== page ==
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Of Mice And Men

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Why is 'Of Mice And Men' full of human suffering? Look at the reasons behind individual characters' suffering. Of Mice and Men (to now be referred to as M+M) is full of human suffering for a number of reasons. The foremost is that Steinbeck wants to paint a picture of the real life for men, and women, working in the unstable environment that was 1930s America. His book, although it is fiction, is based upon the reality of ranch life during the Great Depression. As Steinbeck released M+M in 1937, he would have had ample fact to base the novella upon truths. The book centres on the real tragedies of real men and the dream that was fantasised about and yet rarely achieved. By using reality as a base for his novella, Steinbeck allows the reader to empathise with the harshness and fear that is represented by ranch life. Although some parts of the book seem as though the characters have been through unbelievable scenarios, we must remember that to create the feeling of real human suffering, Steinbeck used a microcosm of all ranch workers. This is so we can see the full extent to which ranch life, the Dust Bowl and 1930s America, actually affected the masses. A main aspect of this suffering is the loneliness which all of the characters, bar George and Lennie, experience. ...read more.


"You do bad things" He suffers from grief when he kills his mouse and his pup by accident and he also suffers at the hands of Curley, although he fights back, he still feels scared and vulnerable, as a child would. George is the one who tells him what he should do. "Get 'im Lennie!.....I said get him." It is easy to assume that George uses Lennie for his own ends but, as we see in the story, this is not true. In fact when it comes to the ultimate suffering, Lennie's death, George makes it more bearable for Lennie and shoots him with mercy. Steinbeck is trying to show that although ranch life was full of suffering, there were cases where true friendships/relationships might occur. However, Steinbeck also uses Lennie's death to mean that hardly anything survived life on the ranch, whether it were friendships or people themselves. Slim and Carlson do not have their own cases of suffering, instead they symbolise the average ranch workers' life. They suffer from low pay, poor quality of life and loneliness. The hardships of the ranches are shown in Carlson especially, as he has no feelings for Candy's dog or Candy, only that the dog is making his life worse than it already is. "God awmighty, that dog stinks." ...read more.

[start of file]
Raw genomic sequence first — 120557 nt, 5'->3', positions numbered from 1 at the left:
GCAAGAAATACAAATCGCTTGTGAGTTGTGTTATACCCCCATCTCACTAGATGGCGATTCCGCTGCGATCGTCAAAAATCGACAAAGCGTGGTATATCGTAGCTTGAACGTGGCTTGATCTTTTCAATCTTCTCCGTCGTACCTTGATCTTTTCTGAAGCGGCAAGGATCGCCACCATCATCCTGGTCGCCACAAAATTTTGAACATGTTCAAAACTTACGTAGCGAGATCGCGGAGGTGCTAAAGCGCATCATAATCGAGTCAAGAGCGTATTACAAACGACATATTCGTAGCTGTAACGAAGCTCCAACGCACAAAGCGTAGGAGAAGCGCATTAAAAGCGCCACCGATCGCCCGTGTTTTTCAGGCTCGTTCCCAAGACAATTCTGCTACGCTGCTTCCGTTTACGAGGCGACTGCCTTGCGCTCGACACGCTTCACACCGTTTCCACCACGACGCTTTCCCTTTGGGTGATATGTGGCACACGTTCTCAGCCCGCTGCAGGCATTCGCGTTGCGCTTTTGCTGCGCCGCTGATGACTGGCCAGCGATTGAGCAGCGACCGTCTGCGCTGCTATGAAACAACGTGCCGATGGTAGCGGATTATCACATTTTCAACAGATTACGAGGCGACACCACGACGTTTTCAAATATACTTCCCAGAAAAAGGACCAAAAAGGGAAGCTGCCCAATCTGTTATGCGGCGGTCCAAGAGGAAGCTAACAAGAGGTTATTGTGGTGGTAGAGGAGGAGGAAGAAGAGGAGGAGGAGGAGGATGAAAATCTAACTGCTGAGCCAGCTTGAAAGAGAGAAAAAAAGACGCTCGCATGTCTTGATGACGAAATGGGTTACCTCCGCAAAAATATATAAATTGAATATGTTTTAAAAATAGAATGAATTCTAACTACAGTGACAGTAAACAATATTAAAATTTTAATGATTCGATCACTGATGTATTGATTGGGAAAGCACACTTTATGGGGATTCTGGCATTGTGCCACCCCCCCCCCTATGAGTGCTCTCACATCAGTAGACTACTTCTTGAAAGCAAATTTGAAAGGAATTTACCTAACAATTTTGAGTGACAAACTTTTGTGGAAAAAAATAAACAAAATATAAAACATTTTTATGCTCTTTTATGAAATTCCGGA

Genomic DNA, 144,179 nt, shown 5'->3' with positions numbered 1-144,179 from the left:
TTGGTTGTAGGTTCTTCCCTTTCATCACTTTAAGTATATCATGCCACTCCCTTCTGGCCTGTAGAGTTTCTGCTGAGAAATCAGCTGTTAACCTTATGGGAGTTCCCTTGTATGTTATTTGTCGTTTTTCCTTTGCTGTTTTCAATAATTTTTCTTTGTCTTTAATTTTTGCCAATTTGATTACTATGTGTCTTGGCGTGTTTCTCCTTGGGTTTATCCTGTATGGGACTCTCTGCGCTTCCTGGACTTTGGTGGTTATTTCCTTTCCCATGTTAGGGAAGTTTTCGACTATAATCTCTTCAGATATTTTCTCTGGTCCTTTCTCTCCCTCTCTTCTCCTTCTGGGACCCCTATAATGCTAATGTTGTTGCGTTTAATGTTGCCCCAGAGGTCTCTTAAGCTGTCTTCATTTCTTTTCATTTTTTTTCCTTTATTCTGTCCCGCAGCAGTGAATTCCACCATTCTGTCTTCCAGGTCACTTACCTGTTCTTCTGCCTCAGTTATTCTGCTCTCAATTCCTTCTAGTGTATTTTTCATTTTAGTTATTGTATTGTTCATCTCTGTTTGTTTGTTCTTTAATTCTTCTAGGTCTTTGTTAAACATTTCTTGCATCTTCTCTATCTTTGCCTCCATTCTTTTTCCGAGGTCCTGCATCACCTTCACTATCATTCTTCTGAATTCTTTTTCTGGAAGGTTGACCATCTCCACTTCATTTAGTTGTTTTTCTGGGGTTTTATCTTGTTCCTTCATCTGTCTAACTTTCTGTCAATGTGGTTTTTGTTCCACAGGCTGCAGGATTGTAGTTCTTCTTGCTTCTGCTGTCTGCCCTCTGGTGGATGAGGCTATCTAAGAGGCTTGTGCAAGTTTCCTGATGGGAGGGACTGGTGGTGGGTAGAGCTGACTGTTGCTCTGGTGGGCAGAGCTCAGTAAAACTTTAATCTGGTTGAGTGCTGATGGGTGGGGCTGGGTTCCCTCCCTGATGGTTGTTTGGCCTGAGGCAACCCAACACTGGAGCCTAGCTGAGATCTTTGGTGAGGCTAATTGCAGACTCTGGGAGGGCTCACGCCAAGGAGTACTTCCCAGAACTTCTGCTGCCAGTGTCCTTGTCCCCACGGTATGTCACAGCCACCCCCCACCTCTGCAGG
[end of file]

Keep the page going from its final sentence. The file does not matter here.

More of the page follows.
She suffers rejection when the men tell her to leave and she feels wrongly judged by the people on the ranch. "Ain't I got a right to talk to nobody?" Curley mistreats her in his act to show off his manhood and she continually searches for the comfort that is denied her. Curley's Wife suffers because of Curley, who cuts her off from anyone else. She also suffers because Curley uses her and doesn't really love her. Her loneliness drives her to talk to anyone who will listen, and those who won't, but she doesn't truly speak to anyone until she catches Lennie in the barn. There, she confides in Lennie all of her suffering. "If I'd went, I wouldn't be livin' like this, you bet." She has suffered through her lost dream, where she wanted to be in the pictures but her mother stopped her from going. Then, her hopes were raised by a man who said he would take her to Hollywood, only to be dashed when he didn't write, and so she suffered the feeling of loss and then lashed out by marrying Curley and leaving her mother. "Coulda been in the movies, an' had nice clothes..." Curley's Wife also suffers by being a possession of Curley, as her title suggests. She will never, and has never, had her own identity and when she is killed by Lennie, she dies without a name. Steinbeck manages to use human suffering to give the reader an informed insight into ranch life. ...read more.

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